Tuesday, April 16, 2002

Unstable Oceans and the Long Memory of Coral Reefs.”

by Ryan Chatfield and Heather Whittier
On Tuesday April 16, 2002 Ellen Druffel spoke on “Unstable Oceans and the Long Memory of Coral Reefs.”

Ellen Druffel spoke about how we can use the ocean as an indicator of climate change.  Her primary research objectives are to be able to parameterize future climate change.  She began by discussing that the ocean fluctuates on interannual and interdecadal cycles. El Nino is an example of the interannual cycles that occur while the Pacific decadal oscillation is an example of the interdecadal oceanic fluctuations. Corals develop annual bands that contain varying concentrations of isotopes.  Her research involves sectioning corals and using radioisotopes and stable isotopes in the corals to determine fluctuations in ocean temperature and salinity.  Some of the questions are how has climate varied during the past few hundred years, how does this compare with recent climate change,and has cycling of CO2 between air and sea been affected as a result of changes in climate.  Druffel’s research findings from the Galapogos Islands reveal that over the last four centuries oceans have been becoming warmer.

Professor Ellen R. M. Druffel is Professor of Earth Systems Science, University of California, Irvine, CA with a joint position at  Scripps Institution of Oceanography.   Dr. Druffel is internationally known in the area of earth systems science. Her research interests include the cycling of organic carbon between the surface and deep ocean, and determination of past changes in circulation and ventilation in the upper ocean.

Dr. Druffel earned her Ph.D. in chemistry from the University of California, San Diego in 1980. She has formerly served as a member of the National Academy of Science's Ocean Studies Board, as a participant of numerous scientific voyages, and as a scientist with the Woods Hole Oceanographic Institution. She is an Associate Editor of Oceanography, a Councillor of The Oceanography Society, and chair of the new Honors and Recognition Committee of the American Geophysical Union (AGU).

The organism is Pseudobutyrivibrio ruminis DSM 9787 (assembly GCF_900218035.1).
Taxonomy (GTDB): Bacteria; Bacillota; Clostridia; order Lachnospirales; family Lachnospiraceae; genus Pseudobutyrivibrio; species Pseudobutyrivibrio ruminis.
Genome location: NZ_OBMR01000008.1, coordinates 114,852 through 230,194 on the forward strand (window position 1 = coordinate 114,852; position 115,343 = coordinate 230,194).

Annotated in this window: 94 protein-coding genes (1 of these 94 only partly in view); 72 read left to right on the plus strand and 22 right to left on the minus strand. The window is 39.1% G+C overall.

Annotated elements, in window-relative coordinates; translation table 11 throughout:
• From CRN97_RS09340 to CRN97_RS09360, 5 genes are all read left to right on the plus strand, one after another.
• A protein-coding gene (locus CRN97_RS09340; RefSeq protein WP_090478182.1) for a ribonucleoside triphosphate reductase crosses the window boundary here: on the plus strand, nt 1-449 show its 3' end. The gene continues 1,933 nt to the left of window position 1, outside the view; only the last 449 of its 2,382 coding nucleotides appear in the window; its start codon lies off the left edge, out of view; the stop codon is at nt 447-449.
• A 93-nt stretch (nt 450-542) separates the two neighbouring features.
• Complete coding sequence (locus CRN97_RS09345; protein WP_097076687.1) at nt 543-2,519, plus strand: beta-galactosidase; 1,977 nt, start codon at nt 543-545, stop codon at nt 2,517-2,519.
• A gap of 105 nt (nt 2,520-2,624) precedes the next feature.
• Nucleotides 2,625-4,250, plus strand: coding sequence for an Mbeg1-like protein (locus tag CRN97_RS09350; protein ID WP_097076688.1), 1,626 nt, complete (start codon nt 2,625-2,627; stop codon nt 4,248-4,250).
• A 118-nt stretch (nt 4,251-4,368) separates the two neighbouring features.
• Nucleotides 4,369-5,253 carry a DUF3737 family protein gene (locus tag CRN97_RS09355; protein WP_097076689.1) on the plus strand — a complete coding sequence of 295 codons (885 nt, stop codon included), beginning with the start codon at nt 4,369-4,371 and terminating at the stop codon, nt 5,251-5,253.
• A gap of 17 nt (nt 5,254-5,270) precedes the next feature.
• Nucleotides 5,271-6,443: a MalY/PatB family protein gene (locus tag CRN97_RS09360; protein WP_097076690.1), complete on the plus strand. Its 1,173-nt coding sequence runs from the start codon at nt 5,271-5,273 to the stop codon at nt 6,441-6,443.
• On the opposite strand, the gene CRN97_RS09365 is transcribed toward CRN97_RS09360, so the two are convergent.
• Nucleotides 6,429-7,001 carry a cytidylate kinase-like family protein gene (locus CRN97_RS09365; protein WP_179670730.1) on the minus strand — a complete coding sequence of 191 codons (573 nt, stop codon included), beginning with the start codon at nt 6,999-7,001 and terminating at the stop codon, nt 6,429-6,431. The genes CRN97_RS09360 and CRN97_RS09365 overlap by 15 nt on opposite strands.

Dr. Druffel's visit was sponsored by SUNY ESF, the Faculty of Chemistry, and the ESF Women’s Caucus.

Tuesday, April 9, 2002

Facing the Future: Meeting the Information Challenges for Natural Resources Management.

As part of the course requirements for FOR 797 Women in Scientific and Environmental Professions, students share the responsibility for reporting on our speakers for distribution to ESFWOMEN listserv, co-sponsors, and the Knothole.

Farnsworth Memorial Lecture and Women in Scientific and Environmental Professions Campus-Wide Seminar April 9, 2002 
Facing the Future:  Meeting the Information Challenges for Natural Resources Management.
Dr. Susan Stafford, Colorado State University
Summarized by Heather Engelman

In meeting the information challenges that face resource managers, one might consider Dr. Susan Stafford’s subtitle “Do unto data before it does unto you”.  The Long Term Ecological Research (LTER) Network of 24 sites serves as an example of concurrent diligent data collection and management of ongoing studies coupled with exciting new research possibilities.  The network relies on continuous measurements of existing, long-term studies and analysis for the integration and synthesis of results, generalization of these results for broader use across disciplines, cultures and spatial and temporal scales.  LTER aims to better science that challenges technology.